Far from consumers in cities such as Osaka and Edo, katsuobushi producers in Tosa Province were troubled by the katsuobushi's tendency to mold, but they turned the problem to their advantage by devising a way of seasoning katsuobushi with the very fungus that attacked it. Thus the improved Tosa-bushi (katsuobushi produced in Tosa) was able to withstand not only the long-term transportation to Osaka or Edo but also the long-term preservation in consumer cities; it tasted good as well, so it gained wild popularity and reached its prime. The method of producing the improved Tosa-bushi was kept secret, except for people in the hometown of Jintaro, who taught people in Tosa Province the smoke seasoning method. However, a man called TOSA no Yoichi taught people in Awa Province the Tosa method in 1781, and he then taught it to those in Izu Province in 1801; additionally another person taught it to those in Satsuma Province. Subsequently, Tosa-bushi, Satsuma-bushi and Izu-bushi began to be called the three best-known types of katsuobushi in Japan. At first, the fungus, with which katsuobushi was seasoned into karebushi, was generated spontaneously. However, in the Showa period a pure culture of Aspergillus glaucus (a kind of aspergillus) began to be sprayed on katsuobushi, not only to shorten the period of processing but also to prevent unfavorable fungus from generating, and thereafter this method became mainstream.

Later, large amounts of katsuobushi were produced in Pacific coastal provinces such as Satsuma, Tosa, Awa, Kii and Izu, which had large catches of bonito.. In the Edo period, the domestic marine transport became active, so the katsuobushi produced in Kyushu or the Shikoku region was transported to Edo and people there jokingly made a katsuobushi ranking list, in which 'Shimizu-bushi' (the katsuobushi produced in Shimizu, Totoumi Province (the present-day Shizuoka Prefecture)) and 'Yakushima-bushi' (the katsuobushi produced on Yakushima Island, Satsuma Province) was ranked ozeki (the second-highest rank of a sumo wrestler).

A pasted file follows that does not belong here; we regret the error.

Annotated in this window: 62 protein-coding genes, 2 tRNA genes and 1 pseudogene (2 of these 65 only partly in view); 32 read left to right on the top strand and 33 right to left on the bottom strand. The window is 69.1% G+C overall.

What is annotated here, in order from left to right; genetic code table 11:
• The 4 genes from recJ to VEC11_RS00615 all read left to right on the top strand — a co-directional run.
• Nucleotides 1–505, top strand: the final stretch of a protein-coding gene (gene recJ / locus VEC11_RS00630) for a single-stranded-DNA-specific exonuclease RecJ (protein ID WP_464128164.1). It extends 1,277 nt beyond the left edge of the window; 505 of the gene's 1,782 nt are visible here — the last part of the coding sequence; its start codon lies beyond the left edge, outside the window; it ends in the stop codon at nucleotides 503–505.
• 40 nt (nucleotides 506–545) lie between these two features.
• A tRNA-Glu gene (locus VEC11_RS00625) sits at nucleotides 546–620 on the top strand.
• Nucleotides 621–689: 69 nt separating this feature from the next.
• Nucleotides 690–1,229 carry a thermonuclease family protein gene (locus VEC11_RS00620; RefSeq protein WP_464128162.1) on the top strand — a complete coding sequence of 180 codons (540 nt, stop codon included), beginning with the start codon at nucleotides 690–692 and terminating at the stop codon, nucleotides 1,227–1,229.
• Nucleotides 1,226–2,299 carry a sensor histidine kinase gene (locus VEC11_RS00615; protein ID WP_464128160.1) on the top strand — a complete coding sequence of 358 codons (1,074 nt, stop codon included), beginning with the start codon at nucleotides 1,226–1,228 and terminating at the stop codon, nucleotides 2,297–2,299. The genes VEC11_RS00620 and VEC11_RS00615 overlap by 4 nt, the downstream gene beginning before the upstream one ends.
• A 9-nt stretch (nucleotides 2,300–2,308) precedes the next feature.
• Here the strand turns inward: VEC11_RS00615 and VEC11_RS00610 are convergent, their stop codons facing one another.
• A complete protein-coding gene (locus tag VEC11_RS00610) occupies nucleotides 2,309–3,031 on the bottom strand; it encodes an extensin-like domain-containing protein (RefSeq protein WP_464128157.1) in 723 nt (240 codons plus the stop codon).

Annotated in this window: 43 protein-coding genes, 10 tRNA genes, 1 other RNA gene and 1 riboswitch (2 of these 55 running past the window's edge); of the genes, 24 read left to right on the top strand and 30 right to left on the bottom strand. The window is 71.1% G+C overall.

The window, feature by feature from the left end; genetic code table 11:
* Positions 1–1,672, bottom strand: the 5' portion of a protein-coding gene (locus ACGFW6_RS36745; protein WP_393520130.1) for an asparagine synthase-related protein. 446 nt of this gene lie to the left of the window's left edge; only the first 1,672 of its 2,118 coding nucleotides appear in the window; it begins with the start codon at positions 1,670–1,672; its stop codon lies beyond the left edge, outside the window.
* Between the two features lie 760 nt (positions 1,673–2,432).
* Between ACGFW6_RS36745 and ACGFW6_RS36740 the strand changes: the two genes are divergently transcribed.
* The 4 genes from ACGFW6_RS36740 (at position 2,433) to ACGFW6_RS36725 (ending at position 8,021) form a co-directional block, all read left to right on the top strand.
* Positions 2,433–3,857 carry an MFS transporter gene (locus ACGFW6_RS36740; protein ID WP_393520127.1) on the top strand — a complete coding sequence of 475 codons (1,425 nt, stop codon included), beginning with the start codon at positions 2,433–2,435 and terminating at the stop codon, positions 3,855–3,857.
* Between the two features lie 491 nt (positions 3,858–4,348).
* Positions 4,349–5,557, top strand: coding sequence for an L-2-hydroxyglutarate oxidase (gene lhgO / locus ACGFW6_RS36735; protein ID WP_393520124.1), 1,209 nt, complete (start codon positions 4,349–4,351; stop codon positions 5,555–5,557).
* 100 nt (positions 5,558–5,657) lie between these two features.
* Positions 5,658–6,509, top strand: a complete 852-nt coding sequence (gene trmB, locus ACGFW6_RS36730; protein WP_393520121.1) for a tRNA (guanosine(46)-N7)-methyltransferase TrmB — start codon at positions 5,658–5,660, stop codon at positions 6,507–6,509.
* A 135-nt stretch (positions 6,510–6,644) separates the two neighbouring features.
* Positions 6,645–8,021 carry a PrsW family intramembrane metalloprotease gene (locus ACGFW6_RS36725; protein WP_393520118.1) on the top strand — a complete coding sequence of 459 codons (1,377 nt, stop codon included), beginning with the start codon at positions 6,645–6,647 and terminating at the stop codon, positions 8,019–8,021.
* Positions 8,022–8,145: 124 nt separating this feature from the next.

cf. Nationwide katsuobushi ranking list in 1822


Shimizu-bushi (the east side, Totoumi Province)/Yakushima-bushi (the west side, Satsuma Province)

Sekiwake (the third-highest sumo rank)

Usa-bushi (the east side, Totoumi Province)/Gozen-bushi (the west side, Tosa Province)

Komusubi (the fourth-highest sumo rank)

Fukushima-bushi (the east side, Totoumi Province)/Suzaki-bushi (the west side, Tosa Province)

Subsequently, the list was followed by the introduction of gyoji (a sumo referee), maegashira (the fifth-highest sumo rank), sewagata (sponsor) and kanjinmoto (promoter).

Incidentally, Tosa-bushi and Satsuma-bushi were generally applied to the katsuobushi produced in the provinces of Tosa and Satsuma, respectively.

Katsuobushi fairs were held nationwide, such as 'the First Fisheries Exhibition' in Ueno Park, Tokyo, in 1883, and 'Japan Fisheries Association's First Katsuobushi Fair and Spot Sale' in 1908, and at those fairs Yaizu-bushi (of eastern Japan) and Tosa-bushi (of western Japan) were highly evaluated for their quality. During the Meiji period, katsuobushi also started being produced in Uotsurijima Island, of the Senkaku Islands, and in the South Sea Islands (which were then Japanese territories as mandated by the League of Nations). Particularly, the katsuobushi produced in the South Sea Islands was so low-priced as to expand its market greatly, but the katsuobushi industry in this area was brought to a close when the South Sea Islands were removed from Japanese control after World War Ⅱ.

Quality improvements of kezuribushi (thinly shaved pieces of katsuobushi)